Using computer-modelling methods normally used to unravel gravitational wave signals, the team were able to ascertain the direction the dust grains were coming from when they hit the spacecraft. This information suggests that the bulk of this so-called “zodiacal” dust – which is scattered across our planetary neighbourhood – was deposited by Jupiter-family comets with Halley-type comets possibly adding to the mix as well. “This is entirely consistent with models based on other independent observations,” says Thorpe.
“This is a really interesting study,” says Mark Jones, an expert in the zodiacal dust cloud based at the Open University in the UK. “In particular, [it] provides a novel way to distinguish between various cometary and asteroid dust sources – something which has been a topic of debate for many years.” Jones points out that there is not yet enough data for the study to give high-quality information about the sources of dust, but he says that the “technique appears to be sound and offers a lot of promise”.
Indeed, Thorpe and his colleagues are expecting that the forthcoming LISA mission will also be able to sense these dust impacts while it carries out its main job of hunting gravitational waves. “There will be three spacecraft and hopefully a mission of 10 years, so we will have much more data to work with,” says Thorpe.
The redefinition of four units of the International System of Units (SI) will come into effect on Monday 20 May meaning that all seven base units are now based on fundamental physical constants. The kilogram, the ampere, the kelvin and the mole are now defined in terms of physical constants rather than an object or phenomenon. The decision to redefine of the four SI base units was taken in November 2018 when metrologists and policy-makers from 60 countries around the world met at the General Conference on Weights and Measures in Versailles, France. The change will now become a reality on 20 May to mark World Metrology Day.
There are seven base units of the SI: the second, metre, kilogram, ampere, kelvin, mole and candela. Some have long been based on physical constants. The second, for example, is set as 9 192 631 770 times the period of the radiation corresponding to the transition between the two hyperfine levels of the ground state of the caesium-133 atom. The metre, meanwhile, has been defined since 1983 as the length of the path travelled by light in vacuum during a time interval of 1/299 792 458 seconds.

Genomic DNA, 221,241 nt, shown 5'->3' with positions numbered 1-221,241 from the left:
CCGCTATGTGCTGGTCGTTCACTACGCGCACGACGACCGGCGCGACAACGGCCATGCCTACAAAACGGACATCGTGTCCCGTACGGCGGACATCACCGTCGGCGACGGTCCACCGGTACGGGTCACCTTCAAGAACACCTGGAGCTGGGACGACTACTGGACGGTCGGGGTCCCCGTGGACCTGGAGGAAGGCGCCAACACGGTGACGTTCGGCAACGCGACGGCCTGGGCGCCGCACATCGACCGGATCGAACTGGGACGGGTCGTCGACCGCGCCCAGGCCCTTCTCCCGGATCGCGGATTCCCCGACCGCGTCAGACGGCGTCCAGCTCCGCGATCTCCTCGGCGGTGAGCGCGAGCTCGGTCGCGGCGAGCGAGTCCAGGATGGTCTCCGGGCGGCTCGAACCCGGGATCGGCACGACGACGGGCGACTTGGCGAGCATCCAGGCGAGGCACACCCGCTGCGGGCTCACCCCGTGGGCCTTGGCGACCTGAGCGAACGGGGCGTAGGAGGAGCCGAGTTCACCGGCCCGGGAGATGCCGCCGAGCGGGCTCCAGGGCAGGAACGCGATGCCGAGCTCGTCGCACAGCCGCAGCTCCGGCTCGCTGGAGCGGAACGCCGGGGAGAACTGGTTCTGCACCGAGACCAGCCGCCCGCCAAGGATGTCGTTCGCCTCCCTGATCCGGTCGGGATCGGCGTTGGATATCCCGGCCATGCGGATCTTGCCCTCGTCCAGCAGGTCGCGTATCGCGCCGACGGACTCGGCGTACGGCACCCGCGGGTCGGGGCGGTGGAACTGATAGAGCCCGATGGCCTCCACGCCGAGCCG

The biggest change is to the kilogram, which was set by a 143-year-old platinum alloy cylinder, dubbed “Le Grand K” housed in the International Bureau of Weights and Measures (BIPM) in Paris. The kilogram is now defined in terms of the Planck constant, h, which has been measured with extraordinary precision in recent years. Its agreed value will be set as 6.626 070 15 × 10-34 kg m2 s–1, with researchers able to make precise mass measurement using equipment such as the Kibble balance.
“The redefinition of the kilogram may seem like a small change, but it will have an enormous impact on science,” says Ian Robinson from the UK’s National Physical Laboratory. “There will be no change to the mass scale currently used in trade and industry, but by using a universal constant of nature to ensure the long-term stability of the kilogram, we are both reunifying the SI and setting the stage for robust, reliable science that could pave the way for new ideas and inventions.”
The ampere, meanwhile, will now be set by the elementary electrical charge, e, which is given as 1.602 176 634 × 10-19 when expressed in coulombs. The Kelvin is defined by taking the fixed numerical value of the Boltzmann constant k to be 1.380 649 × 10-23 when expressed in the unit J K-1 . Finally, the mole is defined as the amount of substance with exactly 6.02 214 076 × 1023 elementary entities. This number is the fixed numerical value of the Avogadro constant, NA, when expressed in the unit mol-1.